Biographical Database of Black Woman Suffragists

Biography of Dr. Vada Somerville, 1885-1972


By, Eleanor Raab, Kyra DiMarco, Fiona Burns, Emily Arrigoni, Victoria Jordan, Asha Ravi, students at Sacred Heart Preparatory High School, Atherton, California

NAACP leader, Dentist, Clubwoman, Suffragist

Dr. Vada Watson-Somerville was born in Pomona, California in 1885. Her mother was Dora Watson MacDonald, a migrant from Arkansas. Dora raised Vada and her six siblings to be ambitious, active citizens. In 1903, Somerville enrolled in the University of Southern California where she was a liberal arts major on scholarship from the Los Angeles Times. In 1906 she left school to work as a bookkeeper and telephone operator for the next six years of her life. She married John Alexander Somerville, USC’s first black graduate, in 1912. Mr. Somerville’s success in the dentistry field and the possibility of him joining the military both contributed to Vada’s return to USC. In 1918, she became the first black woman to graduate from USC and the first black woman in California with a Doctor of Dental Surgery degree. She worked with her husband until her retirement from dentistry in 1933, after which she participated in organizations advocating for civil rights.

After Somerville retired from dentistry, she and her husband devoted their life to social work, particularly focusing on advocating for African-American and women’s rights. In 1927, Somerville opened Hotel Somerville, which became a hub for educated, African-American intellectuals focused on the current state of social inequality of black men and women in racially segregated America. Furthermore, Hotel Somerville became the headquarters for the local branch of the NAACP National Convention. She was also directly involved with local movements for women’s suffrage. She was a highly instrumental player on the executive committee of the League of Women Voters and also participated in the Los Angeles County Conference on Community Relations.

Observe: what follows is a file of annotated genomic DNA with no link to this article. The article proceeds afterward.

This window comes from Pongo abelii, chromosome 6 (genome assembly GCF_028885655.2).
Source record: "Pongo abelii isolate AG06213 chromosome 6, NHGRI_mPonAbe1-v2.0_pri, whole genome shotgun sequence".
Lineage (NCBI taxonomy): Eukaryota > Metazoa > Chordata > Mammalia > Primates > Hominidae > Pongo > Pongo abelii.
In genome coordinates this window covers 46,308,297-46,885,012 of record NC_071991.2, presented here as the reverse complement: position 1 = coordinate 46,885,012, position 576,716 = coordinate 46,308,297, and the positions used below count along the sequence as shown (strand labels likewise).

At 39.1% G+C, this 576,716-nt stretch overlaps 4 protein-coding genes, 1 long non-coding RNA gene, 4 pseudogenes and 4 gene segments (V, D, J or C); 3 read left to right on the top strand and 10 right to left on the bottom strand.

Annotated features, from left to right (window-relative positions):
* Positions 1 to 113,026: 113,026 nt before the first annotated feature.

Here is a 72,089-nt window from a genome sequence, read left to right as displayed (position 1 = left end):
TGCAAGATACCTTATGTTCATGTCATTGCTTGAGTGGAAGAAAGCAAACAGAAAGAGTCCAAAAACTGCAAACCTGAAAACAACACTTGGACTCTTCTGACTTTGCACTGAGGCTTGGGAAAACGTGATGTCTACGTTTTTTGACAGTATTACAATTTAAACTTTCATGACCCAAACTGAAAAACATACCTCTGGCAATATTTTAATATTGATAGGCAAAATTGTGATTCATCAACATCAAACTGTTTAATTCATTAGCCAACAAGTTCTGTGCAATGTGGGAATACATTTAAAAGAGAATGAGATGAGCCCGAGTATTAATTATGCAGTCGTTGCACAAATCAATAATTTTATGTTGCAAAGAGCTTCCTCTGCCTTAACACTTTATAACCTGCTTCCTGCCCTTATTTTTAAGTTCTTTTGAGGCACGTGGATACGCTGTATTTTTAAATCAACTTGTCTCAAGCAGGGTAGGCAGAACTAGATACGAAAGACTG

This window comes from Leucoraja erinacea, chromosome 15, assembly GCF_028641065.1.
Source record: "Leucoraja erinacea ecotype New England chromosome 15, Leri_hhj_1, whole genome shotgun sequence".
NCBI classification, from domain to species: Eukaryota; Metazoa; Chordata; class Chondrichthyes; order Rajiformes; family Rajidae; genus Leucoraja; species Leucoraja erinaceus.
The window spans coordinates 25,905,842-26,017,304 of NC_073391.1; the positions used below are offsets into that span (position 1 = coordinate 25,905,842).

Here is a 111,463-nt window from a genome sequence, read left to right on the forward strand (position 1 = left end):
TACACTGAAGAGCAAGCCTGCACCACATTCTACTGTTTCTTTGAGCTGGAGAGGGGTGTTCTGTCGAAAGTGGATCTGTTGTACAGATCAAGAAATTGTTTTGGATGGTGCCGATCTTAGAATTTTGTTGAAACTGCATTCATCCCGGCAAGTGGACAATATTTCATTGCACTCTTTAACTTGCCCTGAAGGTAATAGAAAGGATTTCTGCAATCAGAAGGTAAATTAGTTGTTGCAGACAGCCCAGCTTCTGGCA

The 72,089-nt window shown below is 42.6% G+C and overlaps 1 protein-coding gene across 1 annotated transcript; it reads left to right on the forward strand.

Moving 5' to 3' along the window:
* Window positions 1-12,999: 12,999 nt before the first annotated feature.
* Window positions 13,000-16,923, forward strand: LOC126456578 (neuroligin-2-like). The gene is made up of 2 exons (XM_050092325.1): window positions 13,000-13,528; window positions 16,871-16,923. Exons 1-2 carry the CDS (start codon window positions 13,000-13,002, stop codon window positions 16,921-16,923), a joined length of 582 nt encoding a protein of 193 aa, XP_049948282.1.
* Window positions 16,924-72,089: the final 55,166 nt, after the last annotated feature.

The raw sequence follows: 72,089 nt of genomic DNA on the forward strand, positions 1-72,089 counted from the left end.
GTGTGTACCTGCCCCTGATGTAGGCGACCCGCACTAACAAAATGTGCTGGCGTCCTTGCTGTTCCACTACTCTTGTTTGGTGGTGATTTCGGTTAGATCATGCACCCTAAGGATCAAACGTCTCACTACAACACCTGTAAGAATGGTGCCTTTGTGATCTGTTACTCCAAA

Dr. Vada Somerville contributed significantly to her community in the Los Angeles area. She established the Alpha Kappa Alpha Sorority at the University. In her later years, Somerville continued to participate in organizations that aimed to help African American women. Organizations she was involved with during her later years included: the Los Angeles chapter of the National Council of Negro Women, established by Mary McLeod Bethune, the Pilgrim House Community Center, which provided medical care to African-American war veterans, and the Stevens House, a dormitory for people of color at the University of California, Los Angeles. She was also an active participant in the USC Dental Half-Century Club and the Los Angeles Chapter of Links, Inc. In 1932 she served as a hostess for the Haitian Olympic team when they visited Los Angeles and in 1952 she served as president for the Links club. She passed away in 1972 at the age of 87.


1) Delilah L. Beasley, The Negro Trail Blazers of California (Los Angeles: Kessinger Publishers, 1919).

2) The Crisis, 80:9 (September 18, 1973), p. 312. Accessed online at

3) “Hostess for the Olympic Team,” Los Angeles Public Library, accessed online at

4) “Somerville Place: John and Vada Somerville,” USC Center for Black Cultural and Student Affairs, 2013, accessed online at

5) "Vada Watson Somerville," Notable Black American Women, accessed online in the Biography in Context Database, 2002

6) Lawrence B. de Graaf, Kevin Mulroy, and Quintard Taylor, eds., Seeking El Dorado: African Americans in California (Autry Museum of Western Heritage: University of Seattle Press, 2001).

7) “Women’s Council for Better Community Relations,” University of Southern California Library Photo, January 29, 1952, accessed online at

Images of Dr. Vada Somerville:

Photograph of John Somerville and his wife,Vada, in formal attire. The couple were graduates of the U.S.C. School of Dentistry and practiced dentistry in Los Angeles. In 1914, the Los Angeles branch of the NAACP was organized at a meeting in their home. Somerville built the Somerville Hotel at 4225 Central Avenue in 1928; the following year the building was renamed the Dunbar Hotel. [John] Somerville also served on the Los Angeles City Police Commission.

( more pictures are available through this link

W. E. B. Du Bois with Lillian Evanti and Vada Somerville, Los Angeles, 1947. W. E. B. Du Bois Papers (MS 312). Special Collections and University Archives, University of Massachusetts Amherst Libraries

“Hostess for the Haitian Olympic Team,” 1932

“Women’s Council for Better Community Relations,” University of Southern California Library, January 29, 1952, accessed online at


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